“I don’t believe it. I don’t believe they interfered,” Trump says. Asked if he thought the conclusion of America’s spies was politically driven, Trump says, “I think so.” Since the election, Trump has chosen not to consistently make himself available for intelligence briefings, say aides.

He has also so far refused to acknowledge established diplomatic boundaries.

When the Pakistani government gave a President’s call with Trump, India’s leaders reacted with strained nerves. Then Trump accepted a phone call from Taiwanese President Tsai Ing-wen, intentionally discarding a policy enforced since Jimmy Carter, which prompted an official complaint from China. In response, he sent out a tweet suggesting that such formalities, a bow to Chinese sensibilities, were ridiculous. “Interesting how the U.S. sells Taiwan billions of dollars of military equipment but I should not accept a congratulatory call,” it read.

Last year, Trump boasted about the great instincts that led him to support forced deportation for all undocumented immigrants and a ban on Muslims from entering the country. He has since backed off both positions. “I mean, I’ve had some bad moments in the campaign,” he says. But then he notes that his poll numbers seemed to rise after several of them, including his insults of Arizona Senator John McCain’s war service.

Trump’s Business Mystery:

Trump claims that his unpredictability will be his strength in office. It certainly has left the political world guessing. He has so far refused to describe how he will separate himself from the conflict of owning a company and employing his children who do regular business with foreigners. On the one hand, he supports a broad policy platform shared by conservatives in Congress: a reduction in regulations, lower taxes, a pull back from the fight against global warming, and a cabinet filled with free-market ideologues. On the other hand, he has signaled that he is willing to break from Republican doctrine. His designated Treasury Secretary, the former Goldman Sachs banker Steve Mnuchin, has said Trump would back off his campaign suggestion that he would give large net tax windfalls to the wealthiest. “Any reductions we have in upper-income taxes will be offset by less deductions,” Mnuchin said.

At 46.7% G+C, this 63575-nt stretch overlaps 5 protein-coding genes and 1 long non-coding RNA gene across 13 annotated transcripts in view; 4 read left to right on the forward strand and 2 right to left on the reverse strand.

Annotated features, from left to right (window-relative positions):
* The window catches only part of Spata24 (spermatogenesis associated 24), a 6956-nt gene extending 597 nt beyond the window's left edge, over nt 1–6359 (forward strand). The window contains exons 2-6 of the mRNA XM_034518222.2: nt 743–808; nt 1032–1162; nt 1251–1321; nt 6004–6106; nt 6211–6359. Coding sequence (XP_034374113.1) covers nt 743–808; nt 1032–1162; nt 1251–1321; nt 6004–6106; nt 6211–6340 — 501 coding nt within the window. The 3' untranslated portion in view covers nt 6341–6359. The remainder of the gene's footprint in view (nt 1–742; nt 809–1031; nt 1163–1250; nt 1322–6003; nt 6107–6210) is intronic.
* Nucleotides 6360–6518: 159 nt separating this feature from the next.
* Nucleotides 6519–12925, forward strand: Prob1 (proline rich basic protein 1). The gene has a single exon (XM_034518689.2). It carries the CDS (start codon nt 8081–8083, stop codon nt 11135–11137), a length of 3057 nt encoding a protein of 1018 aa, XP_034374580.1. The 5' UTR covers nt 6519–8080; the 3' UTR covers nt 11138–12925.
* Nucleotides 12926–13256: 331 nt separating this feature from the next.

Trump has little patience for the organizing principle of the Tea Party: the idea that the federal government must live within its means and lower its debts. Instead, he seems to favor expensive new infrastructure spending and tax cuts as economic stimulus, much like Obama did in 2009.

“Well, sometimes you have to prime the pump,” he says.“Sometimes in order to get jobs going and the country going, because, look, we’re at 1% growth.”

The next day, the third-quarter gross-domestic-product estimates would be released, showing an increase of 3.2%, up from 1.4% earlier in the year.

He also suggests that some stock analysts may have misread his intentions. The value of biotechnology stocks, for example, which enjoy large profit margins under current law, rose 9% in the day after Trump’s election, a rally of relief that the price controls Clinton had proposed would not happen. But Trump says his goal has not wavered. “I’m going to bring down drug prices,” he says. “I don’t like what has happened with drug prices.”

Illegal Migrants:

As for the people who were brought to the U.S. illegally as youths and now have work visas under Obama, Trump did not back off his pledge to end Obama’s executive orders. But he made clear he would like to find some future accommodation for them.

“We’re going to work something out that’s going to make people happy and proud,” he said.

“They were brought here at a very young age, they’ve worked here, they’ve gone to school here. Some were good students. Some have wonderful jobs. And they’re in never-never land because they don’t know what’s going to happen.”